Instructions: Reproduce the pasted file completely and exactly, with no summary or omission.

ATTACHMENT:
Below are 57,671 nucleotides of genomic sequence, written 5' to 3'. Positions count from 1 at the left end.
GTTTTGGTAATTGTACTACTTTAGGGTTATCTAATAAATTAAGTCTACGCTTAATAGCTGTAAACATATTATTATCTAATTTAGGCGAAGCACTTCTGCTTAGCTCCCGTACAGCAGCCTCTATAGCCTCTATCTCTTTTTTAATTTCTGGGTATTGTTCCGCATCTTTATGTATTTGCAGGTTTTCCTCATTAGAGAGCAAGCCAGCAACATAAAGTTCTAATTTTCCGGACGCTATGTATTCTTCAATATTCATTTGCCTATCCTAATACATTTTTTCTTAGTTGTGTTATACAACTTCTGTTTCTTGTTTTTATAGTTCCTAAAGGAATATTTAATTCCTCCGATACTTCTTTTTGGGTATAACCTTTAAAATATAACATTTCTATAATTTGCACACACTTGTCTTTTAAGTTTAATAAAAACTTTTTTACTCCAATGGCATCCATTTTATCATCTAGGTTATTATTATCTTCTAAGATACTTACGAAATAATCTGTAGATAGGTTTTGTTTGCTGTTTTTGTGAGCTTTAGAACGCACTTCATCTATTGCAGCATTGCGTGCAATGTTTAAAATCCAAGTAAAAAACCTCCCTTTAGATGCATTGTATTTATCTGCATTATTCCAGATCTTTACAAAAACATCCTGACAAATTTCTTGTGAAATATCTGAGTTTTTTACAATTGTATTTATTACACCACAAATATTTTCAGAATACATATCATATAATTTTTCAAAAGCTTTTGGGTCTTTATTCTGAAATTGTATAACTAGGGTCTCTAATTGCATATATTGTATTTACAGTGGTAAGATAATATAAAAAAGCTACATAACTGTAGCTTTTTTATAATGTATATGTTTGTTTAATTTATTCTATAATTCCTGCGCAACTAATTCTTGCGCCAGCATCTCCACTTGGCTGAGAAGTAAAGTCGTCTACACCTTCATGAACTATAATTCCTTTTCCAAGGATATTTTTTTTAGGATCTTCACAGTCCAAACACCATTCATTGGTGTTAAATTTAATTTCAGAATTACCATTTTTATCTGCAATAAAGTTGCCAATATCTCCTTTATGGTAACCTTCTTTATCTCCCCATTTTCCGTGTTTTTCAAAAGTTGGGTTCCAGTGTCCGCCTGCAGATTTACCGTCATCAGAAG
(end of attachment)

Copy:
Below are 57,671 nucleotides of genomic sequence, written 5' to 3'. Positions count from 1 at the left end.
GTTTTGGTAATTGTACTACTTTAGGGTTATCTAATAAATTAAGTCTACGCTTAATAGCTGTAAACATATTATTATCTAATTTAGGCGAAGCACTTCTGCTTAGCTCCCGTACAGCAGCCTCTATAGCCTCTATCTCTTTTTTAATTTCTGGGTATTGTTCCGCATCTTTATGTATTTGCAGGTTTTCCTCATTAGAGAGCAAGCCAGCAACATAAAGTTCTAATTTTCCGGACGCTATGTATTCTTCAATATTCATTTGCCTATCCTAATACATTTTTTCTTAGTTGTGTTATACAACTTCTGTTTCTTGTTTTTATAGTTCCTAAAGGAATATTTAATTCCTCCGATACTTCTTTTTGGGTATAACCTTTAAAATATAACATTTCTATAATTTGCACACACTTGTCTTTTAAGTTTAATAAAAACTTTTTTACTCCAATGGCATCCATTTTATCATCTAGGTTATTATTATCTTCTAAGATACTTACGAAATAATCTGTAGATAGGTTTTGTTTGCTGTTTTTGTGAGCTTTAGAACGCACTTCATCTATTGCAGCATTGCGTGCAATGTTTAAAATCCAAGTAAAAAACCTCCCTTTAGATGCATTGTATTTATCTGCATTATTCCAGATCTTTACAAAAACATCCTGACAAATTTCTTGTGAAATATCTGAGTTTTTTACAATTGTATTTATTACACCACAAATATTTTCAGAATACATATCATATAATTTTTCAAAAGCTTTTGGGTCTTTATTCTGAAATTGTATAACTAGGGTCTCTAATTGCATATATTGTATTTACAGTGGTAAGATAATATAAAAAAGCTACATAACTGTAGCTTTTTTATAATGTATATGTTTGTTTAATTTATTCTATAATTCCTGCGCAACTAATTCTTGCGCCAGCATCTCCACTTGGCTGAGAAGTAAAGTCGTCTACACCTTCATGAACTATAATTCCTTTTCCAAGGATATTTTTTTTAGGATCTTCACAGTCCAAACACCATTCATTGGTGTTAAATTTAATTTCAGAATTACCATTTTTATCTGCAATAAAGTTGCCAATATCTCCTTTATGGTAACCTTCTTTATCTCCCCATTTTCCGTGTTTTTCAAAAGTTGGGTTCCAGTGTCCGCCTGCAGATTTACCGTCATCAGAAG